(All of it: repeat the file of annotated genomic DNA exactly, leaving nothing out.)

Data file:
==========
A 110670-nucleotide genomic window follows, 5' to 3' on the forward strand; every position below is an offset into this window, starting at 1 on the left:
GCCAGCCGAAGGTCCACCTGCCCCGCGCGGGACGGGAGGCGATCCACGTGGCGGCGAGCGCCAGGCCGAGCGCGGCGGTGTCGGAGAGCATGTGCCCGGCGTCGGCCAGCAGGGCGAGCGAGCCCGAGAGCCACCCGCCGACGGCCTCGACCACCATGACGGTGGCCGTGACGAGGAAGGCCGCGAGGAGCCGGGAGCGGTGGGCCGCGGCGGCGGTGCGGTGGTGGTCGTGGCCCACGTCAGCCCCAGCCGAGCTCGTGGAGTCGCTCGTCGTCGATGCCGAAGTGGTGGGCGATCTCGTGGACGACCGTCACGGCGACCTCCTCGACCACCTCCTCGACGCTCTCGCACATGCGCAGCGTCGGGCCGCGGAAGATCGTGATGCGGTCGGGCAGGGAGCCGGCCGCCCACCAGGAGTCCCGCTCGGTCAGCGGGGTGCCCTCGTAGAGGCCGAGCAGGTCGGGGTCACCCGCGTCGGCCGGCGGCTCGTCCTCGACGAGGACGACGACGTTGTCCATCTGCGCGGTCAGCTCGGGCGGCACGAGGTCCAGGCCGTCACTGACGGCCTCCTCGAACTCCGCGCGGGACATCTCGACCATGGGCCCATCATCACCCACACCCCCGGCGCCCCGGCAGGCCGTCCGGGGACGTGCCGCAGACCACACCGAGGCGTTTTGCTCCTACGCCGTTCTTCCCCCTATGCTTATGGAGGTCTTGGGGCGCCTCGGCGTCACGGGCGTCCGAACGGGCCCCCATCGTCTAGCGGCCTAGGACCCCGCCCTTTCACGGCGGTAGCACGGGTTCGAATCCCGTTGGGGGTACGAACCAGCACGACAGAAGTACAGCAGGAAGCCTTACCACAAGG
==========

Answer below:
A 110670-nucleotide genomic window follows, 5' to 3' on the forward strand; every position below is an offset into this window, starting at 1 on the left:
GCCAGCCGAAGGTCCACCTGCCCCGCGCGGGACGGGAGGCGATCCACGTGGCGGCGAGCGCCAGGCCGAGCGCGGCGGTGTCGGAGAGCATGTGCCCGGCGTCGGCCAGCAGGGCGAGCGAGCCCGAGAGCCACCCGCCGACGGCCTCGACCACCATGACGGTGGCCGTGACGAGGAAGGCCGCGAGGAGCCGGGAGCGGTGGGCCGCGGCGGCGGTGCGGTGGTGGTCGTGGCCCACGTCAGCCCCAGCCGAGCTCGTGGAGTCGCTCGTCGTCGATGCCGAAGTGGTGGGCGATCTCGTGGACGACCGTCACGGCGACCTCCTCGACCACCTCCTCGACGCTCTCGCACATGCGCAGCGTCGGGCCGCGGAAGATCGTGATGCGGTCGGGCAGGGAGCCGGCCGCCCACCAGGAGTCCCGCTCGGTCAGCGGGGTGCCCTCGTAGAGGCCGAGCAGGTCGGGGTCACCCGCGTCGGCCGGCGGCTCGTCCTCGACGAGGACGACGACGTTGTCCATCTGCGCGGTCAGCTCGGGCGGCACGAGGTCCAGGCCGTCACTGACGGCCTCCTCGAACTCCGCGCGGGACATCTCGACCATGGGCCCATCATCACCCACACCCCCGGCGCCCCGGCAGGCCGTCCGGGGACGTGCCGCAGACCACACCGAGGCGTTTTGCTCCTACGCCGTTCTTCCCCCTATGCTTATGGAGGTCTTGGGGCGCCTCGGCGTCACGGGCGTCCGAACGGGCCCCCATCGTCTAGCGGCCTAGGACCCCGCCCTTTCACGGCGGTAGCACGGGTTCGAATCCCGTTGGGGGTACGAACCAGCACGACAGAAGTACAGCAGGAAGCCTTACCACAAGG